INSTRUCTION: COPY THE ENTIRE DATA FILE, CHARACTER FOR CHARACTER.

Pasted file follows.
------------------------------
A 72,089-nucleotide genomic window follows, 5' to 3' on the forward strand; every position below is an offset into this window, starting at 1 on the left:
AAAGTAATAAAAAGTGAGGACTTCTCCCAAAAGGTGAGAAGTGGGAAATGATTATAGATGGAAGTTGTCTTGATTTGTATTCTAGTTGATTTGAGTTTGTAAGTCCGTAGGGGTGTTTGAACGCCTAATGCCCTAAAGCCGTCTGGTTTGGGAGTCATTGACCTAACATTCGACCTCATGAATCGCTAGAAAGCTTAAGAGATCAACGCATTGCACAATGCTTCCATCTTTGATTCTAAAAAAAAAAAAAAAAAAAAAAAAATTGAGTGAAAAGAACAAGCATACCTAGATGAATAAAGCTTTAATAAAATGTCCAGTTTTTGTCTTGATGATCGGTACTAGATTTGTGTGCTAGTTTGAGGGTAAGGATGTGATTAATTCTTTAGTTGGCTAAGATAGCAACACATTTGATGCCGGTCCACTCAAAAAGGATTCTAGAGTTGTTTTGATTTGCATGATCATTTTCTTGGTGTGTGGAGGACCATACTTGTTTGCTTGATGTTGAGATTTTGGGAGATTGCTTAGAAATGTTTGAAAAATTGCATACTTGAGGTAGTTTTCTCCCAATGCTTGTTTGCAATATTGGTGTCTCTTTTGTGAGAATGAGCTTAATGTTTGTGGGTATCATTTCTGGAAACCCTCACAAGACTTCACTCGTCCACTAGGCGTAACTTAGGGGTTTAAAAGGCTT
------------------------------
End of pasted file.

A 72,089-nucleotide genomic window follows, 5' to 3' on the forward strand; every position below is an offset into this window, starting at 1 on the left:
AAAGTAATAAAAAGTGAGGACTTCTCCCAAAAGGTGAGAAGTGGGAAATGATTATAGATGGAAGTTGTCTTGATTTGTATTCTAGTTGATTTGAGTTTGTAAGTCCGTAGGGGTGTTTGAACGCCTAATGCCCTAAAGCCGTCTGGTTTGGGAGTCATTGACCTAACATTCGACCTCATGAATCGCTAGAAAGCTTAAGAGATCAACGCATTGCACAATGCTTCCATCTTTGATTCTAAAAAAAAAAAAAAAAAAAAAAAAATTGAGTGAAAAGAACAAGCATACCTAGATGAATAAAGCTTTAATAAAATGTCCAGTTTTTGTCTTGATGATCGGTACTAGATTTGTGTGCTAGTTTGAGGGTAAGGATGTGATTAATTCTTTAGTTGGCTAAGATAGCAACACATTTGATGCCGGTCCACTCAAAAAGGATTCTAGAGTTGTTTTGATTTGCATGATCATTTTCTTGGTGTGTGGAGGACCATACTTGTTTGCTTGATGTTGAGATTTTGGGAGATTGCTTAGAAATGTTTGAAAAATTGCATACTTGAGGTAGTTTTCTCCCAATGCTTGTTTGCAATATTGGTGTCTCTTTTGTGAGAATGAGCTTAATGTTTGTGGGTATCATTTCTGGAAACCCTCACAAGACTTCACTCGTCCACTAGGCGTAACTTAGGGGTTTAAAAGGCTT